Governor Brown Tuesday signaled a gradual return to outdoor recreation with the limited opening of some state parks, outdoor recreation facilities and areas across Oregon for day use. This step to the outdoors is a good sign and a step in the right direction. But we will be taking small and measured steps for our eventual reopening and operating plan at Mt. Hood Meadows.
Our CEO Matthew Drake has stated clearly, “We will re-open to the public only when we can ensure a high degree of confidence for the health and safety of our Team and guests. We will employ a combination of re-engineered operations to achieve appropriate social distancing using face masks, regular and thorough hand washing, frequent cleaning and sanitation of all public areas and surfaces.” We’ve created an operational readiness task force that is meeting regularly to formulate plans and address different scenarios caused by the virus and society’s efforts to contain it. The focus is on next winter and we do not expect to run lifts this season.
Not only are we waiting for the specifics from the Governor’s office regarding ski area operations, the Mt. Hood National Forest has temporarily closed developed recreation sites, including access to the forest through our permit area. We anticipate allowing uphill travel once the closures have been lifted and we will clearly state the guidelines for responsible uphill travel on our site.
It is essential that those in pursuit of outdoor recreation abide by the guidelines imposed by the state, USFS, permit holder or operator. This will be a measured and thoughtful approach to re-opening recreation on the forest and working with local communities to make sure they are ready for an influx of visitors. We also expect the forest service will be monitoring and changing access to outdoor recreation as necessary. For instance, if there is an uptick in cases of COVID-19 after starting to reopen, there may be a pull back.
Governor Brown emphasized this in her announcement which reads, “As this limited reopening occurs, it is essential that Oregonians recreate responsibly to protect the health, wellness, and safety of themselves and others in local communities.”
“Enjoying Oregon’s beauty and bounty is one of our state's time-honored traditions,” said Governor Brown. “As we begin to slowly open up recreation sites, state parks, and ski areas opportunities, it is critical we ensure the health and safety of staff, volunteers, and the public. And that begins with each of us taking personal responsibility to be good stewards of our parks, and each other.”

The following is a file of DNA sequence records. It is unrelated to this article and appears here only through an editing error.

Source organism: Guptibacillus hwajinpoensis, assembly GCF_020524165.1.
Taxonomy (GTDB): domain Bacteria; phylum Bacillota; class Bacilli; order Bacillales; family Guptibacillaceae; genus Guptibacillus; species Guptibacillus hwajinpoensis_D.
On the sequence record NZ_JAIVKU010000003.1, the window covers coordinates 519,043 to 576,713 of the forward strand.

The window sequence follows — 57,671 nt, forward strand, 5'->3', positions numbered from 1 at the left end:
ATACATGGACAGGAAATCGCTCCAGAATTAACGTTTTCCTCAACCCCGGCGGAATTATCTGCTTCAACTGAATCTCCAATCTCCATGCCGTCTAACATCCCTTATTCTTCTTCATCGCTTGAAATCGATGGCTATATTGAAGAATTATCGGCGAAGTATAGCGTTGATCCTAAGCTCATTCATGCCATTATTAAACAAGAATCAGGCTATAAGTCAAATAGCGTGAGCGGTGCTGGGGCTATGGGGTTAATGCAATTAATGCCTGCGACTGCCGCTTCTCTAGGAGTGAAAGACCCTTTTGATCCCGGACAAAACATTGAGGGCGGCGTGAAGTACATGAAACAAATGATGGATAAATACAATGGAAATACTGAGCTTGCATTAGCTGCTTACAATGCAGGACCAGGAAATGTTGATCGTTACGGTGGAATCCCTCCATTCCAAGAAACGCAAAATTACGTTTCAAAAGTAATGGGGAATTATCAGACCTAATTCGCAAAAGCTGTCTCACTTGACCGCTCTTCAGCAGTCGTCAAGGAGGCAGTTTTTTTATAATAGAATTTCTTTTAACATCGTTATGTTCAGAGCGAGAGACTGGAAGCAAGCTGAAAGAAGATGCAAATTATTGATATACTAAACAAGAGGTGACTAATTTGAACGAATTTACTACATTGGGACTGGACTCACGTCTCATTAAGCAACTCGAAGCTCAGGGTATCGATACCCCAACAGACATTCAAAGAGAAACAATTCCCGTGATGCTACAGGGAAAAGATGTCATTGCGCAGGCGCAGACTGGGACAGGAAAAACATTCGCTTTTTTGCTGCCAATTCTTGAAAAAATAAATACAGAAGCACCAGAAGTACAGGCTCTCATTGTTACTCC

Guidelines for responsible outdoor recreation include:
Prepare before you go:
• Limit your recreation activities, and recreate only with people in your own household.
• Check what’s open before leaving home. Your favorite trail or camp site may remain closed, or need to be closed on a temporary basis, to prevent crowding and protect public health.
• Plan ahead and come prepared as service levels may be different than you are accustomed to.
• Visitors may find limited restroom services available. Plan to bring your own soap, water, hand sanitizer, and toilet paper.
• Bring a mask to cover your nose and mouth. Visit less crowded areas, visit during off-peak times, and have a back-up plan.
• Not feeling well? Don’t go. If you have symptoms of a fever, cough, or shortness of breath, stay home.
Take care when you get there:
• Be safe and responsible by choosing activities within your comfort zone.
• Leave no trace, and pack out what you pack in.
• Maintain your own personal hygiene like washing your hands often, bringing your own water, hand sanitizer, soap, and toilet paper.
• Avoid crowds. Be prepared for last minute changes to ensure the safety and health of others.
• All of the standard ways to protect public health apply in the outdoors too, like maintaining physical distance.
• Keep at least 6 feet between you and other Oregonians enjoying the outdoors. Launch one boat at time to ensure other Oregonians have enough space to launch safely and securely.
• Leave at least one parking space between your vehicle and the vehicle next to you.
• It is wildfire season. Please remain safe and vigilant to ensure forest health and safety. Do not start fires in undesignated areas. Check if your campground or park allows outdoor fires before you strike a match. If permitted, make sure you are building a campfire properly and that you have water or an extinguisher on hand. Before you leave, ensure the campfire is out. If it's too hot to touch, it's too hot to leave.